Le Dîner de Cons

From Wikipedia, the free encyclopedia
Jump to: navigation, search
This article is about the play. For the film, see Le Dîner de Cons (film).

Le Dîner de Cons is French comedy play by Francis Veber.

Story[edit]

Pierre Brochant, a Parisian publisher, attends a weekly "idiots' dinner", where guests, who are prominent Parisian businessmen, must bring along an "idiot" who the other guests can ridicule. At the end of the dinner, the evening's champion idiot is selected.

With the help of an "idiot scout", Brochant manages to find a "gem", François Pignon, a Finance Ministry employee whose passion is building replicas of landmarks with matchsticks. When Brochant starts to suffer from bad back, his wife, Christine, leaves him shortly before Pignon arrives at his apartment. Brochant initially wants Pignon to leave, but instead becomes reliant on him, because of his back problem, and his need to resolve his relationship problems. He solicits Pignon's assistance in making a series of telephone calls to locate his wife, but Pignon gaffes each time, including revealing the existence of Brochant's mistress, Marlene Sasseur, to his wife, Christine.

Brochant is also able to make amends with an old friend, Juste LeBlanc, from whom he stole Christine. Arriving at the apartment, LeBlanc switches between assisting Brochant, and laughing uncontrollably at his discomfiture. Brochant believes Christine has gone to Pascal Meneaux, a notorious philanderer. Brochant does not know how to locate Menaux, so Pignon tries to help by bringing in a friend, Lucien Cheval, a civil servant who has Menaux's details "on his files". Cheval arrives, but turns out to be a tax inspector, to the further distress of the wealthy Brochant, who has been evading tax, and is forced to quickly hide most of his valuables. In the act of calling the womaniser Meneaux, the tax auditor makes an unpleasant discovery about his own wife and leaves, threatening to audit Menaux and possibly Brochant as well.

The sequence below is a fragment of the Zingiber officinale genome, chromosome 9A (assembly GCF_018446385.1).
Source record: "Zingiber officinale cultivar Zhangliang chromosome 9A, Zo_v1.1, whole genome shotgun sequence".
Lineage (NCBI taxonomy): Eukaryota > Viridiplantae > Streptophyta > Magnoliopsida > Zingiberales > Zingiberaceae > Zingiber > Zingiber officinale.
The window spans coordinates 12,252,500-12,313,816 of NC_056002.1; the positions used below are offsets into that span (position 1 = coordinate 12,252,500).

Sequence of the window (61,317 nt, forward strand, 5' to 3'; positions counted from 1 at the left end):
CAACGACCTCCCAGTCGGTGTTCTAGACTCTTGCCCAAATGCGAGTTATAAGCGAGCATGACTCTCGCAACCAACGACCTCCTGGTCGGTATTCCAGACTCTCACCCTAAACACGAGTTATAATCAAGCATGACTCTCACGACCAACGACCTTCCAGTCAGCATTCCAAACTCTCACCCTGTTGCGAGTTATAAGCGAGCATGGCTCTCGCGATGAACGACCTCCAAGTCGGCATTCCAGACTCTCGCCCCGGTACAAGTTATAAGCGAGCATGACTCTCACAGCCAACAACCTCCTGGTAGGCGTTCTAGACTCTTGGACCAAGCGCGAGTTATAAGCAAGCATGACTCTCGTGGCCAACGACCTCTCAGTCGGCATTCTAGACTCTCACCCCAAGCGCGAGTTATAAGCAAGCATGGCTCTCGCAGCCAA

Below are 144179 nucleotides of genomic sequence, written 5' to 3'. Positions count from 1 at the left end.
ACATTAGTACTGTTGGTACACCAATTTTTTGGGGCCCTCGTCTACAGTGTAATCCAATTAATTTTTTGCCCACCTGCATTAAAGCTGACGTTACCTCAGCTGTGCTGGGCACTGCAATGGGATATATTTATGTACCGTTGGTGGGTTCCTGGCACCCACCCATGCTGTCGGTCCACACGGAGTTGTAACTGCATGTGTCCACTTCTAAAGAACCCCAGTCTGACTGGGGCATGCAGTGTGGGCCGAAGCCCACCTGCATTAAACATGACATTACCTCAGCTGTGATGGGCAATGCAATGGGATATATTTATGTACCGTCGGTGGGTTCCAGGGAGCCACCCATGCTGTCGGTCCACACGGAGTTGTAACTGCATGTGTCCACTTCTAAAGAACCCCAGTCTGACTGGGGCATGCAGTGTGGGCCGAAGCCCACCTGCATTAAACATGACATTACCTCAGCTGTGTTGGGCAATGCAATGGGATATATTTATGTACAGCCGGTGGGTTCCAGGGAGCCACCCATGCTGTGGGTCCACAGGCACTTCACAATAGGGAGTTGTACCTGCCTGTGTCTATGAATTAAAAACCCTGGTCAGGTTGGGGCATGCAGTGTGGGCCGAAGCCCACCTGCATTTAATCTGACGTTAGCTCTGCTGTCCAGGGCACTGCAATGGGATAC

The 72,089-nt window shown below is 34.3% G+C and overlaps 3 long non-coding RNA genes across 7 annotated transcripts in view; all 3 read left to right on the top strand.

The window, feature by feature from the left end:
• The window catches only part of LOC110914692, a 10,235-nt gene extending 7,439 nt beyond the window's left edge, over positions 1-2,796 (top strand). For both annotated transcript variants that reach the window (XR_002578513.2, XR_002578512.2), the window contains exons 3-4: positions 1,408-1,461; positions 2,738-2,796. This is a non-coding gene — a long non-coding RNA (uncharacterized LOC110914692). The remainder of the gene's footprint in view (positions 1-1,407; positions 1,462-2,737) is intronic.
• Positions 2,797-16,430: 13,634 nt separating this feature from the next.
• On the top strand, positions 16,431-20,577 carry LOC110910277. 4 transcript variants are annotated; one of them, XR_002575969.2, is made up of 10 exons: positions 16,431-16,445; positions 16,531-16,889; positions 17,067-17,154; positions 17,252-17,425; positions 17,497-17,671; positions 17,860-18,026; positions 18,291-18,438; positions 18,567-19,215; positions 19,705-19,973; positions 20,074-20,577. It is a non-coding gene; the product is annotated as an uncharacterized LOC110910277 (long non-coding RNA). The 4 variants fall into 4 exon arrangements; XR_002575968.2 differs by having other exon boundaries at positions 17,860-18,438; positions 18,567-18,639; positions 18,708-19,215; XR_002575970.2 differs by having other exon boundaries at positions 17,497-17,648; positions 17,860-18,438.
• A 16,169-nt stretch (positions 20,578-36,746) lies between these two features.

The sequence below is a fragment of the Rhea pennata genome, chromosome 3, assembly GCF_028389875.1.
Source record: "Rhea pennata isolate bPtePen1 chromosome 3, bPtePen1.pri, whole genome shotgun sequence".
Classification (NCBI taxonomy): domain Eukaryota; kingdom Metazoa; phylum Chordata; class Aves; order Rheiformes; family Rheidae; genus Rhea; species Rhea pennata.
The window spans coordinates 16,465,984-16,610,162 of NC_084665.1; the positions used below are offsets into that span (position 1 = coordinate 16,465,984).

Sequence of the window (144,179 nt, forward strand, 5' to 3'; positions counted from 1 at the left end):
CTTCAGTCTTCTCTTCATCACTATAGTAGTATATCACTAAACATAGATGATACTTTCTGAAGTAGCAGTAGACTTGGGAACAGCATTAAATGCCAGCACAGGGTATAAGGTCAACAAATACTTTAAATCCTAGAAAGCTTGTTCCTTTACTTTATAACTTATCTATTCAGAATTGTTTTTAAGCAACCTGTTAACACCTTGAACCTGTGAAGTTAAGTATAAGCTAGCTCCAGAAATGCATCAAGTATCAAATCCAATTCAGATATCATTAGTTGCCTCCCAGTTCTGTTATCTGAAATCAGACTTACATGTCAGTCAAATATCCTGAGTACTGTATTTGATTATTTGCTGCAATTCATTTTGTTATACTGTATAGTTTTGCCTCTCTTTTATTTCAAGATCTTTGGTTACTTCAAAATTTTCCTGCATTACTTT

Pignon eventually discovers the truth behind the dinner that Brochant wanted to take him to. His feeling are hurt, but, well-intentioned as ever, he tries to make up for all his mistakes by calling Brochant's wife, who had been involved in a car accident after leaving the apartment for the second time (the first time being when Pignon had sent her away thinking she was really Brochant's mistress). For once he makes no mistakes in this conversation, speaking emotionally and sincerely about his own marital break up (in response to which he took up his hobby), and making up almost perfect excuses on the spot.

However, after encouraging Christine to return home, Pignon makes a final gaffe: he picks up the telephone when she calls to talk to Brochant despite having previously told her he was in a phone booth, thus arousing her suspicions that he has simply been repeating lines fed to him by Brochant (as he indeed had been in previous conversations).

Title[edit]

The title, Le Dîner de Cons can be translated into English as "The Dinner of Fools" (which is one translation used for the title of the film version, the other being "The Dinner Game"). "Con" can be translated as an imbecile or idiot, not by popular belief as the English equivalent for "Connasse". Perhaps an accurate translation would be "The Dinner of Bloody Idiots".[1] An English-language stage adaptation uses the euphemism See You Next Tuesday as its title. An American film adaptation uses the title "Dinner for Schmucks".

Adaptations[edit]

References[edit]

  1. ^ Bradshaw, Peter (2 July 1999). "Con trick". The Guardian. Retrieved 9 May 2013. 
  2. ^ "See You Next Tuesday". London Theatre Guide. 18 July 2003. Retrieved 9 May 2013. 
  3. ^ Spencer, Charles (6 October 2003). "Comedy of Cruelty: Charles Spencer reviews See You Next Tuesday at the Albery Theatre". The Daily Telegraph. Retrieved 9 May 2013. 
  4. ^ ""Le Dîner de Cons" (The Dinner Game)". Dashan Online. Retrieved 4 August 2010. [dead link]